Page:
Younger Medicare beneficiaries have similar spending patterns as their older counterparts, with the exception of one area: Drug costs.
Although Medicare primarily offers health coverage to Americans 65 and older, the program also provides insurance for 9.1 million people under the age of 65 with permanent disabilities like end-stage renal disease and ALS. According to a report by the Kaiser Family Foundation, per capita Medicare Part A and B spending among younger beneficiaries was just slightly higher than older beneficiaries--$9,281 versus $8,814. Once analysts accounted for Part D drug costs, the gap widened considerably--$13,098 versus $9,972.
In fact, KFF’s analysis shows Medicare spending for those under 65 was generally lower than spending for older beneficiaries until Part D coverage began in 2006. By 2014, Part D spending for younger beneficiaries was more than three times as much as spending for those over 65.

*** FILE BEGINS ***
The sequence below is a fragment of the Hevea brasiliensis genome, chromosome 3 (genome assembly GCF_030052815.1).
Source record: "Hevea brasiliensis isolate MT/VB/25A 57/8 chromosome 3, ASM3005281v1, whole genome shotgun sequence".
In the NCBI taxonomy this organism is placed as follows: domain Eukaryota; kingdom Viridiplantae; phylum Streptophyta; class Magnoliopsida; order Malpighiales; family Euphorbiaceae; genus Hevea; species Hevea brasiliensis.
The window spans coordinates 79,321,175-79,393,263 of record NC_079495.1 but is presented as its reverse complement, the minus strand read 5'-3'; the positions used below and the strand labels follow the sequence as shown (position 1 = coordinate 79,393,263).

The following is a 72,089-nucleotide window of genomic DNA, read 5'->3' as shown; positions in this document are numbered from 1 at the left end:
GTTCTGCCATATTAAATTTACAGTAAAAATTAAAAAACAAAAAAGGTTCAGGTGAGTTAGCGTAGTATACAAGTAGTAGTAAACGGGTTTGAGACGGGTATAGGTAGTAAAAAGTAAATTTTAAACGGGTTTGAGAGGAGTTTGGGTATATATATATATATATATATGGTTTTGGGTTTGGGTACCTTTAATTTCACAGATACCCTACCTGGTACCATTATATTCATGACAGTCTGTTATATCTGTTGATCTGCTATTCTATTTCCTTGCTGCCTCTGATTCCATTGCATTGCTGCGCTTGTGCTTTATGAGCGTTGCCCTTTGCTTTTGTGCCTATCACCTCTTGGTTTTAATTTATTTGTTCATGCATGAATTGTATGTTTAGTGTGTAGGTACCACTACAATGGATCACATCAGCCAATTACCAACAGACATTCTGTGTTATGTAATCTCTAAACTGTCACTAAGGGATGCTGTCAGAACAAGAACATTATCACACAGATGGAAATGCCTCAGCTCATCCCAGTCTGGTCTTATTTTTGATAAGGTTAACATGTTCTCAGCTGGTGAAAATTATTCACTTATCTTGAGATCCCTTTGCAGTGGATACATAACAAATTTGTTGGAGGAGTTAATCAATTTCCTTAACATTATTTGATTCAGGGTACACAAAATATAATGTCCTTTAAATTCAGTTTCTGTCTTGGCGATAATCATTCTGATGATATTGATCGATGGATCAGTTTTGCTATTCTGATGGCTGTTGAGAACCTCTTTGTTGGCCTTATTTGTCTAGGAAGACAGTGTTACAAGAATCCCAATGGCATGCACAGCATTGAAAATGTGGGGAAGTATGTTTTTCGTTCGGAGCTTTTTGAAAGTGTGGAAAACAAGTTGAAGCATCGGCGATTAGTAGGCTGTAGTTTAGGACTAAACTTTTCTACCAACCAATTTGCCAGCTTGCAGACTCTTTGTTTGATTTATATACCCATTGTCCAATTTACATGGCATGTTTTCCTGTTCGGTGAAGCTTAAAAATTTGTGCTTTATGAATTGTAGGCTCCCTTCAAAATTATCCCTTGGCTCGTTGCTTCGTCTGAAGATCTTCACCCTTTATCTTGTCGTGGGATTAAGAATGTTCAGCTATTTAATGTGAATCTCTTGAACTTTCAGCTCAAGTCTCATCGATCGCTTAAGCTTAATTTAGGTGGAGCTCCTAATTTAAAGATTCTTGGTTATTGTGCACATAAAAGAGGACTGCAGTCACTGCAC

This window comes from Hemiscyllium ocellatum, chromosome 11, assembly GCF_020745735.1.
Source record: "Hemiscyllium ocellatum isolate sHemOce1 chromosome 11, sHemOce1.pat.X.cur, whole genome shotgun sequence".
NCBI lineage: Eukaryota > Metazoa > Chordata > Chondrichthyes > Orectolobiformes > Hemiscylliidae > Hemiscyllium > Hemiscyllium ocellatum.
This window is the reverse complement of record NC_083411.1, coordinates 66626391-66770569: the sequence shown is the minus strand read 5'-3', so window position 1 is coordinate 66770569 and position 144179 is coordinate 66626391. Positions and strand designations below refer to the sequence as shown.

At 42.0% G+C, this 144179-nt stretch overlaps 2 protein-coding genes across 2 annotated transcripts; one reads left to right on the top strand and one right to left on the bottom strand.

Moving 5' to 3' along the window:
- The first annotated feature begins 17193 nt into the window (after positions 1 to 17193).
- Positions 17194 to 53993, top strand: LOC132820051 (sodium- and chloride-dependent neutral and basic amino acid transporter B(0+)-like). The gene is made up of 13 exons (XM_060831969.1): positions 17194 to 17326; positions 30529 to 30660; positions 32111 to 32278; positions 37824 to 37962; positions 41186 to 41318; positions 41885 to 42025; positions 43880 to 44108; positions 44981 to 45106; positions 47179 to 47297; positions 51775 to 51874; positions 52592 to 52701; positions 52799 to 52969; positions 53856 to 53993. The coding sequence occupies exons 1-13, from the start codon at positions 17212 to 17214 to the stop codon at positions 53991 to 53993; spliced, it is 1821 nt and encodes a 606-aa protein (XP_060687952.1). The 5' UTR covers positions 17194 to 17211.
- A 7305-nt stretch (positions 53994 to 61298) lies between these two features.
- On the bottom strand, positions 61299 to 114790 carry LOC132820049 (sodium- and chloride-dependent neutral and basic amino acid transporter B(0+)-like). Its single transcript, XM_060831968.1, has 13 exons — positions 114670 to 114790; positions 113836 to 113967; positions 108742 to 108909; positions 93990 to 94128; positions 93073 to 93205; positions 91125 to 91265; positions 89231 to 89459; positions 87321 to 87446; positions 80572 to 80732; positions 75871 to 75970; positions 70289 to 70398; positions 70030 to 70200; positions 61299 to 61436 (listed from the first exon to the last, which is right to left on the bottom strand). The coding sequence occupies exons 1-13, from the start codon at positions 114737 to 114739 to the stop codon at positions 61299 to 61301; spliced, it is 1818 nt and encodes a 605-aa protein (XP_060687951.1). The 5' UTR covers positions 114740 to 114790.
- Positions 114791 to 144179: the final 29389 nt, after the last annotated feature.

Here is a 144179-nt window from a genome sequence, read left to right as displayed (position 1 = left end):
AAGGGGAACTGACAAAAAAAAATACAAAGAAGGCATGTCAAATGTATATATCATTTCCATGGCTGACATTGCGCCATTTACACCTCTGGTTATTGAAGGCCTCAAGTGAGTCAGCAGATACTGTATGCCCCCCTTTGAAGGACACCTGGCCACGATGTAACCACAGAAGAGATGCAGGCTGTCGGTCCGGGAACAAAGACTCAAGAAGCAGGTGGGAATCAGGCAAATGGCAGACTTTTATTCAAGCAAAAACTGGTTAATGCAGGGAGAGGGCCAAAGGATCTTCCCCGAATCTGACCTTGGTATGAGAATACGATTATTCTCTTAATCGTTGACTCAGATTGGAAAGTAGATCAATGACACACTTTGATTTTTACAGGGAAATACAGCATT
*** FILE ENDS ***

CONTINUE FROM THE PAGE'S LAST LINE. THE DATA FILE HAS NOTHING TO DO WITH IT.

Outpatient and inpatient costs for younger beneficiaries were also slightly higher, although the older population spent significantly more on skilled nursing facilities, home health services and hospice care.
Rapidly escalating drug costs have revived cost control discussions, including a new proposed demonstration project from the Centers for Medicare and Medicaid Services (CMS) that would alter Part B drug payments. Earlier this year a federal advisory panel pushed for new incentives that would allow insurers to curb Part D spending.
- read the KFF report